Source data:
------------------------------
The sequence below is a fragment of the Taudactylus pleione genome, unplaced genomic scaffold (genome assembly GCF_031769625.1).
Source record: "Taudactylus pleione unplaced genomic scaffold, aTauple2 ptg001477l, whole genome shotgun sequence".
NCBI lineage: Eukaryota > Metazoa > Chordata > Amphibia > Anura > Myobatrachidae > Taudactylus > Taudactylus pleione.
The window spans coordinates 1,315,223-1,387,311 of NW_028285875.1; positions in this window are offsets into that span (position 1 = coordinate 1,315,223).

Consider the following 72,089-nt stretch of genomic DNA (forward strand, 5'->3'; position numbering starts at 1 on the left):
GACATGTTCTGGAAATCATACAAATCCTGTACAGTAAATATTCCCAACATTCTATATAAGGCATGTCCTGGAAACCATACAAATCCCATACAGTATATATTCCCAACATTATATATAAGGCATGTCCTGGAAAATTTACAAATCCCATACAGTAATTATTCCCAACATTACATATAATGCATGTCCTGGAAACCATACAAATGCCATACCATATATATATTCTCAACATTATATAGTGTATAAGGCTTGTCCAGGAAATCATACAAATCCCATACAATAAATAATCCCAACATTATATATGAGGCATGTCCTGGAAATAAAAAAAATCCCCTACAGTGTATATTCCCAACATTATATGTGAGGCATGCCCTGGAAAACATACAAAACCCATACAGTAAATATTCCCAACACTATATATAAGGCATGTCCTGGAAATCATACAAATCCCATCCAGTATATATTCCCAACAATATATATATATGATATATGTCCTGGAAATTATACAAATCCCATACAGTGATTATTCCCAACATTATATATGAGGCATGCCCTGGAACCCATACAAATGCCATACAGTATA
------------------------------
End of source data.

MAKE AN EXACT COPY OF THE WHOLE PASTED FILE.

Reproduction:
The sequence below is a fragment of the Taudactylus pleione genome, unplaced genomic scaffold (genome assembly GCF_031769625.1).
Source record: "Taudactylus pleione unplaced genomic scaffold, aTauple2 ptg001477l, whole genome shotgun sequence".
NCBI lineage: Eukaryota > Metazoa > Chordata > Amphibia > Anura > Myobatrachidae > Taudactylus > Taudactylus pleione.
The window spans coordinates 1,315,223-1,387,311 of NW_028285875.1; positions in this window are offsets into that span (position 1 = coordinate 1,315,223).

Consider the following 72,089-nt stretch of genomic DNA (forward strand, 5'->3'; position numbering starts at 1 on the left):
GACATGTTCTGGAAATCATACAAATCCTGTACAGTAAATATTCCCAACATTCTATATAAGGCATGTCCTGGAAACCATACAAATCCCATACAGTATATATTCCCAACATTATATATAAGGCATGTCCTGGAAAATTTACAAATCCCATACAGTAATTATTCCCAACATTACATATAATGCATGTCCTGGAAACCATACAAATGCCATACCATATATATATTCTCAACATTATATAGTGTATAAGGCTTGTCCAGGAAATCATACAAATCCCATACAATAAATAATCCCAACATTATATATGAGGCATGTCCTGGAAATAAAAAAAATCCCCTACAGTGTATATTCCCAACATTATATGTGAGGCATGCCCTGGAAAACATACAAAACCCATACAGTAAATATTCCCAACACTATATATAAGGCATGTCCTGGAAATCATACAAATCCCATCCAGTATATATTCCCAACAATATATATATATGATATATGTCCTGGAAATTATACAAATCCCATACAGTGATTATTCCCAACATTATATATGAGGCATGCCCTGGAACCCATACAAATGCCATACAGTATA